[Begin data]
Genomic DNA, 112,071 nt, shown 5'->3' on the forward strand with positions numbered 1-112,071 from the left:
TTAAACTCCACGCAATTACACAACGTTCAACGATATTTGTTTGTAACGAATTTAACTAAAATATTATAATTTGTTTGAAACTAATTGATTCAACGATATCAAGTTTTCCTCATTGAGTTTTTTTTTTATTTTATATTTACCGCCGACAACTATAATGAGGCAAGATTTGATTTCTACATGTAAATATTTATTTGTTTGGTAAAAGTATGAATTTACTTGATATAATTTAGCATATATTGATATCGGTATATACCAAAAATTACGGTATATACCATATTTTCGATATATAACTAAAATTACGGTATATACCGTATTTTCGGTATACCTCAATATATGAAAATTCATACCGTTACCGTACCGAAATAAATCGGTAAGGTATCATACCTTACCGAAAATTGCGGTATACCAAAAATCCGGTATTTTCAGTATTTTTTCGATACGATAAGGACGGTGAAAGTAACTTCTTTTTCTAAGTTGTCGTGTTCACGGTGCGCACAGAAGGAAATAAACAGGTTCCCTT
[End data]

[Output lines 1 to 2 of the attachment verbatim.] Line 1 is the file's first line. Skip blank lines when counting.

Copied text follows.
Genomic DNA, 112,071 nt, shown 5'->3' on the forward strand with positions numbered 1-112,071 from the left:
TTAAACTCCACGCAATTACACAACGTTCAACGATATTTGTTTGTAACGAATTTAACTAAAATATTATAATTTGTTTGAAACTAATTGATTCAACGATATCAAGTTTTCCTCATTGAGTTTTTTTTTTATTTTATATTTACCGCCGACAACTATAATGAGGCAAGATTTGATTTCTACATGTAAATATTTATTTGTTTGGTAAAAGTATGAATTTACTTGATATAATTTAGCATATATTGATATCGGTATATACCAAAAATTACGGTATATACCATATTTTCGATATATAACTAAAATTACGGTATATACCGTATTTTCGGTATACCTCAATATATGAAAATTCATACCGTTACCGTACCGAAATAAATCGGTAAGGTATCATACCTTACCGAAAATTGCGGTATACCAAAAATCCGGTATTTTCAGTATTTTTTCGATACGATAAGGACGGTGAAAGTAACTTCTTTTTCTAAGTTGTCGTGTTCACGGTGCGCACAGAAGGAAATAAACAGGTTCCCTT